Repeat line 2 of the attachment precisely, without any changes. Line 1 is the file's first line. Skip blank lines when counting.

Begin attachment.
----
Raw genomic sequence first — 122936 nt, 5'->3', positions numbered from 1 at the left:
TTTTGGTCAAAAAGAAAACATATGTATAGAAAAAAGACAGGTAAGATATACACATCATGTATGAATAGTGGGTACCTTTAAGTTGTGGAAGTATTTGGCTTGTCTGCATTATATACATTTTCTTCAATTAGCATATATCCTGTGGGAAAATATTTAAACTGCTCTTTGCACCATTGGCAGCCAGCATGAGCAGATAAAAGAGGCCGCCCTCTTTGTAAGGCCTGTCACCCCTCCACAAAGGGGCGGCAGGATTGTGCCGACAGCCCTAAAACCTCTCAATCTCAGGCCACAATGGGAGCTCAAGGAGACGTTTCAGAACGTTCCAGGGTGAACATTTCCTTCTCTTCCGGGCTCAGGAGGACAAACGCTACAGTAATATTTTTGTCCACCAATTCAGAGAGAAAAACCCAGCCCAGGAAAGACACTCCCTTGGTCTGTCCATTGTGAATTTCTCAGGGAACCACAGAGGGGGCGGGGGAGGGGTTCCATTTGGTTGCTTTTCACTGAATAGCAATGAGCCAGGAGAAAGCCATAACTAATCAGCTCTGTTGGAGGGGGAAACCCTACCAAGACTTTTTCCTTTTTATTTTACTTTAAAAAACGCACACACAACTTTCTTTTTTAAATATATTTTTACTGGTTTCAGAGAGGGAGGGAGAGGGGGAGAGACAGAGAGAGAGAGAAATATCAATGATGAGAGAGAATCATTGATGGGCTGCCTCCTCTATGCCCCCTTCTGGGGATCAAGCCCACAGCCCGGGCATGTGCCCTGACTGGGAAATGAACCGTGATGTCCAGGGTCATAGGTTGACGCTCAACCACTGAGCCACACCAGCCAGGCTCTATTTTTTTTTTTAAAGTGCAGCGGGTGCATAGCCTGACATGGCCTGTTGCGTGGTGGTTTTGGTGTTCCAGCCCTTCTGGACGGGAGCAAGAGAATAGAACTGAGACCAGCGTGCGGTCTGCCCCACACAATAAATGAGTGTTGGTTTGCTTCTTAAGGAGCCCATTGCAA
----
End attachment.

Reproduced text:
TTTTGGTCAAAAAGAAAACATATGTATAGAAAAAAGACAGGTAAGATATACACATCATGTATGAATAGTGGGTACCTTTAAGTTGTGGAAGTATTTGGCTTGTCTGCATTATATACATTTTCTTCAATTAGCATATATCCTGTGGGAAAATATTTAAACTGCTCTTTGCACCATTGGCAGCCAGCATGAGCAGATAAAAGAGGCCGCCCTCTTTGTAAGGCCTGTCACCCCTCCACAAAGGGGCGGCAGGATTGTGCCGACAGCCCTAAAACCTCTCAATCTCAGGCCACAATGGGAGCTCAAGGAGACGTTTCAGAACGTTCCAGGGTGAACATTTCCTTCTCTTCCGGGCTCAGGAGGACAAACGCTACAGTAATATTTTTGTCCACCAATTCAGAGAGAAAAACCCAGCCCAGGAAAGACACTCCCTTGGTCTGTCCATTGTGAATTTCTCAGGGAACCACAGAGGGGGCGGGGGAGGGGTTCCATTTGGTTGCTTTTCACTGAATAGCAATGAGCCAGGAGAAAGCCATAACTAATCAGCTCTGTTGGAGGGGGAAACCCTACCAAGACTTTTTCCTTTTTATTTTACTTTAAAAAACGCACACACAACTTTCTTTTTTAAATATATTTTTACTGGTTTCAGAGAGGGAGGGAGAGGGGGAGAGACAGAGAGAGAGAGAAATATCAATGATGAGAGAGAATCATTGATGGGCTGCCTCCTCTATGCCCCCTTCTGGGGATCAAGCCCACAGCCCGGGCATGTGCCCTGACTGGGAAATGAACCGTGATGTCCAGGGTCATAGGTTGACGCTCAACCACTGAGCCACACCAGCCAGGCTCTATTTTTTTTTTTAAAGTGCAGCGGGTGCATAGCCTGACATGGCCTGTTGCGTGGTGGTTTTGGTGTTCCAGCCCTTCTGGACGGGAGCAAGAGAATAGAACTGAGACCAGCGTGCGGTCTGCCCCACACAATAAATGAGTGTTGGTTTGCTTCTTAAGGAGCCCATTGCAA